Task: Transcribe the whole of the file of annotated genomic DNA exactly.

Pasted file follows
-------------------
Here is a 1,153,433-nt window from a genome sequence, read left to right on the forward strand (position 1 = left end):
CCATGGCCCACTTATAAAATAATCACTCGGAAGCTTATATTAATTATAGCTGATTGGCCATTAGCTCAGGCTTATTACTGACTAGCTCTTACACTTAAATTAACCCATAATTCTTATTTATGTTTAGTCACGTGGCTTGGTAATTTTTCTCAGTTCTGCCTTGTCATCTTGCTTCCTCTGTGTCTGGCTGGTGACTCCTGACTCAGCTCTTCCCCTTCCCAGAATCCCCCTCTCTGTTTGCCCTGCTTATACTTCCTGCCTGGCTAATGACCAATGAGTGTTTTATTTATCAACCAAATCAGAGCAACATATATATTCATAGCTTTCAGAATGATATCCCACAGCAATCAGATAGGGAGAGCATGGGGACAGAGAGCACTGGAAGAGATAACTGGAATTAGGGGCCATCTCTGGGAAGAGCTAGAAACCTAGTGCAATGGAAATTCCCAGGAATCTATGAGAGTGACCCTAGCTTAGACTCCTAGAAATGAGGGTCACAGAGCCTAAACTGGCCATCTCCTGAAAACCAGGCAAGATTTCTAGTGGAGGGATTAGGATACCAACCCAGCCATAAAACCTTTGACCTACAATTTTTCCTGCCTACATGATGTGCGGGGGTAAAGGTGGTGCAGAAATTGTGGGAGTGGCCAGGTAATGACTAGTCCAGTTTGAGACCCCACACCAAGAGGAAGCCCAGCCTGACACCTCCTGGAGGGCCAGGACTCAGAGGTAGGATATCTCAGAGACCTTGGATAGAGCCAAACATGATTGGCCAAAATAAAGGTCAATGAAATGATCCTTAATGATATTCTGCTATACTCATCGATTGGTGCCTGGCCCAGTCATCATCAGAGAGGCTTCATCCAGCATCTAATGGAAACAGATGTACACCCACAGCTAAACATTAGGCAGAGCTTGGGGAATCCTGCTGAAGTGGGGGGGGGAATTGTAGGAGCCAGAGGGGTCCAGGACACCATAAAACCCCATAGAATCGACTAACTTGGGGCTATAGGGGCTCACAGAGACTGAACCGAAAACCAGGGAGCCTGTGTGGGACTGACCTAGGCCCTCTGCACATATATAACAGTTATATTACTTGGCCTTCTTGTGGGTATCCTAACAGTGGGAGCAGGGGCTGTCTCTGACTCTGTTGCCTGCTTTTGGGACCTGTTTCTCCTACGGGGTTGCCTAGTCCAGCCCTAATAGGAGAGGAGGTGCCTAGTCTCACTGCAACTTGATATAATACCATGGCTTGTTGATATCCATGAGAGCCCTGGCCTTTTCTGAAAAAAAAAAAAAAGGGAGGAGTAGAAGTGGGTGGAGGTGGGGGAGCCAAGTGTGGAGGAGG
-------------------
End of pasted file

Here is a 1,153,433-nt window from a genome sequence, read left to right on the forward strand (position 1 = left end):
CCATGGCCCACTTATAAAATAATCACTCGGAAGCTTATATTAATTATAGCTGATTGGCCATTAGCTCAGGCTTATTACTGACTAGCTCTTACACTTAAATTAACCCATAATTCTTATTTATGTTTAGTCACGTGGCTTGGTAATTTTTCTCAGTTCTGCCTTGTCATCTTGCTTCCTCTGTGTCTGGCTGGTGACTCCTGACTCAGCTCTTCCCCTTCCCAGAATCCCCCTCTCTGTTTGCCCTGCTTATACTTCCTGCCTGGCTAATGACCAATGAGTGTTTTATTTATCAACCAAATCAGAGCAACATATATATTCATAGCTTTCAGAATGATATCCCACAGCAATCAGATAGGGAGAGCATGGGGACAGAGAGCACTGGAAGAGATAACTGGAATTAGGGGCCATCTCTGGGAAGAGCTAGAAACCTAGTGCAATGGAAATTCCCAGGAATCTATGAGAGTGACCCTAGCTTAGACTCCTAGAAATGAGGGTCACAGAGCCTAAACTGGCCATCTCCTGAAAACCAGGCAAGATTTCTAGTGGAGGGATTAGGATACCAACCCAGCCATAAAACCTTTGACCTACAATTTTTCCTGCCTACATGATGTGCGGGGGTAAAGGTGGTGCAGAAATTGTGGGAGTGGCCAGGTAATGACTAGTCCAGTTTGAGACCCCACACCAAGAGGAAGCCCAGCCTGACACCTCCTGGAGGGCCAGGACTCAGAGGTAGGATATCTCAGAGACCTTGGATAGAGCCAAACATGATTGGCCAAAATAAAGGTCAATGAAATGATCCTTAATGATATTCTGCTATACTCATCGATTGGTGCCTGGCCCAGTCATCATCAGAGAGGCTTCATCCAGCATCTAATGGAAACAGATGTACACCCACAGCTAAACATTAGGCAGAGCTTGGGGAATCCTGCTGAAGTGGGGGGGGGAATTGTAGGAGCCAGAGGGGTCCAGGACACCATAAAACCCCATAGAATCGACTAACTTGGGGCTATAGGGGCTCACAGAGACTGAACCGAAAACCAGGGAGCCTGTGTGGGACTGACCTAGGCCCTCTGCACATATATAACAGTTATATTACTTGGCCTTCTTGTGGGTATCCTAACAGTGGGAGCAGGGGCTGTCTCTGACTCTGTTGCCTGCTTTTGGGACCTGTTTCTCCTACGGGGTTGCCTAGTCCAGCCCTAATAGGAGAGGAGGTGCCTAGTCTCACTGCAACTTGATATAATACCATGGCTTGTTGATATCCATGAGAGCCCTGGCCTTTTCTGAAAAAAAAAAAAAAGGGAGGAGTAGAAGTGGGTGGAGGTGGGGGAGCCAAGTGTGGAGGAGG